This Powershell function writes an object into a database table. If the table does not exist it will be created based on the properties of the object. For every property of the object a column will be created. SQL Server has been the primary target when writing this function, but some basic support has been added for other database engines.

More information about this script can be found on my blog here. GitHub repository here. You can also download the module from PowerShellGallery.com.

If you notice any problem feel free to open an issue on GitHub or give me a shout on twitter.  

Example usage:

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Get-Process | Write-ObjectToSQL -Server localhost\sqlexpress -Database MyDB -TableName ProcessTable
If a table needs to be created the data type for each column will be converted from .Net data types into SQL Server data types.

Not all data types are supported. Unsupported data types will be ignored (but can be listed). If several objects are sent through the pipeline only the first object will be used for creating the template for the table.

Make sure that all objects in the pipeline have the exact same properties (this is usually the case). While creating the table the script will also add two default columns. One called "id" which is a regular auto counter (integer which increases with 1 for every row) and another column called "inserted_at" which will have a default value of GetDate() which represents the timestamp for when the row was inserted. If a property is named the same as one of these default columns then a "x" will be added before the name of those columns to avoid duplication. (if propertyname=id, then propertyname=xid, etc.)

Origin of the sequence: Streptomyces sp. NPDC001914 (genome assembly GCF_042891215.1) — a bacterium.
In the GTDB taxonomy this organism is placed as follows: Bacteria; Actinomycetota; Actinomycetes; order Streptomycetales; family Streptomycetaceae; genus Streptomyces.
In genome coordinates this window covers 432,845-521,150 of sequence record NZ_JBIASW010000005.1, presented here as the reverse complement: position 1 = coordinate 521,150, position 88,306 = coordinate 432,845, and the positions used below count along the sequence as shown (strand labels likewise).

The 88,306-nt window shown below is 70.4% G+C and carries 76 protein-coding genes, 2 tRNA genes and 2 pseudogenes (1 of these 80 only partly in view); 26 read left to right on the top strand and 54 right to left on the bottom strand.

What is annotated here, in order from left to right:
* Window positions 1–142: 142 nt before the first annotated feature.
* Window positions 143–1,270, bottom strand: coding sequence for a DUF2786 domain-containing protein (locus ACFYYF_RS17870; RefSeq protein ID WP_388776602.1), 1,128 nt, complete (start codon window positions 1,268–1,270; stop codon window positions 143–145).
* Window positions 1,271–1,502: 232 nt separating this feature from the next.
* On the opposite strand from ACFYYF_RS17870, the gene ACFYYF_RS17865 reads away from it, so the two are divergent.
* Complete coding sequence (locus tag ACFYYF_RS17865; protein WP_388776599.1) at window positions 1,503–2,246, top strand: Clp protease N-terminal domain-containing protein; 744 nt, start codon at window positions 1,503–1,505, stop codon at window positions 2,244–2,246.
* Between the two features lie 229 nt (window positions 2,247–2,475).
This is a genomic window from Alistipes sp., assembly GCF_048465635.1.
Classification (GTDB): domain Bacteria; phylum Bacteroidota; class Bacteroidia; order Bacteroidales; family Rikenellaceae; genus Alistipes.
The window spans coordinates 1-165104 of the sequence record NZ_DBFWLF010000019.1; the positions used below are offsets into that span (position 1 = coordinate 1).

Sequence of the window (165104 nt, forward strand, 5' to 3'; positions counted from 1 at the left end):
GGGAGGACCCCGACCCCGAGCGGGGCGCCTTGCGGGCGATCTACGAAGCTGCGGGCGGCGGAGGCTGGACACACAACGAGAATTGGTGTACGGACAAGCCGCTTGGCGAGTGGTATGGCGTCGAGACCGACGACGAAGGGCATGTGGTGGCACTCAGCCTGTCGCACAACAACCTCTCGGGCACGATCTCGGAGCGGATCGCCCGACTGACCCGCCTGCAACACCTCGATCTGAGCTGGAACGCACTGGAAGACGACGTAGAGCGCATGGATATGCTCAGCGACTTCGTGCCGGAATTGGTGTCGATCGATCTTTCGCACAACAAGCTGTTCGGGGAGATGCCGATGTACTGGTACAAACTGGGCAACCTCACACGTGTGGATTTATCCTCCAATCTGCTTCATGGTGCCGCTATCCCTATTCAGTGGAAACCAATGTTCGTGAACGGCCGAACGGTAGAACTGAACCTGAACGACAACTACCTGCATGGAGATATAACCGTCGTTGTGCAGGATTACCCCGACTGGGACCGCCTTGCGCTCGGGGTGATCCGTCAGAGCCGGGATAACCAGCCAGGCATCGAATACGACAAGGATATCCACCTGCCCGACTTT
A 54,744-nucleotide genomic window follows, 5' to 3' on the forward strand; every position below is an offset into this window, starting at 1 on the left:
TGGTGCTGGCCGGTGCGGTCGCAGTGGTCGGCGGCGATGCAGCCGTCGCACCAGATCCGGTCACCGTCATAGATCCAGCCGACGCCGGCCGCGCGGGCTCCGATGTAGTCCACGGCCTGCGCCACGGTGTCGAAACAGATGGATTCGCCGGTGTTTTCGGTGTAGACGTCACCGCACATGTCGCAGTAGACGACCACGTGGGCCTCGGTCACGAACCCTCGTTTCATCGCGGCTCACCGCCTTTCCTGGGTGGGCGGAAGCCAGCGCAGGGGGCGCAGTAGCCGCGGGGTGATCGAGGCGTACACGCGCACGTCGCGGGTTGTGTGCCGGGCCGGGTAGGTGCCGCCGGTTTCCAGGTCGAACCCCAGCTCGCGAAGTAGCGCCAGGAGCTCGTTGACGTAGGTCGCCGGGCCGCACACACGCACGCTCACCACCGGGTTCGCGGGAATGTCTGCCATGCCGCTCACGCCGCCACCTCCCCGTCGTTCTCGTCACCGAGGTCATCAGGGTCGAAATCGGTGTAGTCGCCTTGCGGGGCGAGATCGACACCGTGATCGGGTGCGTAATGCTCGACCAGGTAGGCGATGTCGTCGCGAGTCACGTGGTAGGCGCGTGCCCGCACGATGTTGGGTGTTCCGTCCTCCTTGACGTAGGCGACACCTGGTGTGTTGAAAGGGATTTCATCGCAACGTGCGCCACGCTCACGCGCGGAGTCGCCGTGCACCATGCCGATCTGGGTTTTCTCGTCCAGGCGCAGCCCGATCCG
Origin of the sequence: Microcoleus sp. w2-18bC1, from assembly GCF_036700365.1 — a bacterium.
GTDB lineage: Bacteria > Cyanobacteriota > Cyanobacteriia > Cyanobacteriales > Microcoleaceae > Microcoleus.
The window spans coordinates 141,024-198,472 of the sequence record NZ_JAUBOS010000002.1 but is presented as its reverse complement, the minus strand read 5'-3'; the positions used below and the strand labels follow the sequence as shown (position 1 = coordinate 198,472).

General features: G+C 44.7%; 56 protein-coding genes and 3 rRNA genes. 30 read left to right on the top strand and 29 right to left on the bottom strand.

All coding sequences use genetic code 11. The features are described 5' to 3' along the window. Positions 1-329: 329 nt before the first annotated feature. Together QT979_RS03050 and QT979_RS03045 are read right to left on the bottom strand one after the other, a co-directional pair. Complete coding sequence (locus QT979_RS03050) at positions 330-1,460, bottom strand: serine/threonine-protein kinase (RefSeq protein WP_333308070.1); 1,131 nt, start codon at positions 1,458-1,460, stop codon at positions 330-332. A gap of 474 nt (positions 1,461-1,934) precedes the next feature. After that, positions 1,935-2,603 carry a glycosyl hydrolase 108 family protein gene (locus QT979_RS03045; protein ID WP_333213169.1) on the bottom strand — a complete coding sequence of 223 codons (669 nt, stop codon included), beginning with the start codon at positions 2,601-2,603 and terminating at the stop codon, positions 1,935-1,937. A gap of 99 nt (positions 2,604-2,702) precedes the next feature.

Hashtables are handled slightly different. When using hashtables the script will simply use the keys as columns.

Keep in mind that properties on the objects are used. Some objects, like strings, might only have a length property but what you really want to insert into the table is the value of the string.

The following command would generate a table called myTable with one column called Length which would contain the length of the strings (probably not what you want):

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'oink','meo' | Write-ObjectToSQL -Server localhost\sqlexpress -Database MyDB -TableName myTable
The following script is a better way to do it. Instead of piping the strings directly you could create custom objects. This will generate a table called AnimalSounds with one column called Animal and one collumn called Sound. After that the values will be inserted. 
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$animal1 = New-Object -TypeName PSObject 
Add-Member -InputObject $animal1 -Type NoteProperty -Name 'Animal' -Value 'Pig' 
Add-Member -InputObject $animal1 -Type NoteProperty -Name 'Sound' -Value 'Oink' 
 
$animal2 = New-Object -TypeName PSObject 
Add-Member -InputObject $animal2 -Type NoteProperty -Name 'Animal' -Value 'Cat' 
Add-Member -InputObject $animal2 -Type NoteProperty -Name 'Sound' -Value 'Meo' 
 
$animal1$animal2 | Write-ObjectToSQL -Server localhost\sqlexpress -Database MyDB -TableName AnimalSounds
Or if you want to use hash tabes instead. This will generate a table called myTable with a column called 'text' which will contain the values 'oink' and 'meo':
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@{'text'='oink'}, @{'text'='meo'| Write-ObjectToSQL -Server localhost\sqlexpress -Database MyDB -TableName myTable
Another thing to note is that this script will only take Property and NoteProperty into consideration.
So for example ScriptProperty and ParameterizedProperty will be ignored.
You can verify your objects with the Get-Member cmdlet and check the MemberType of each property.

Currently the script supports the following data types: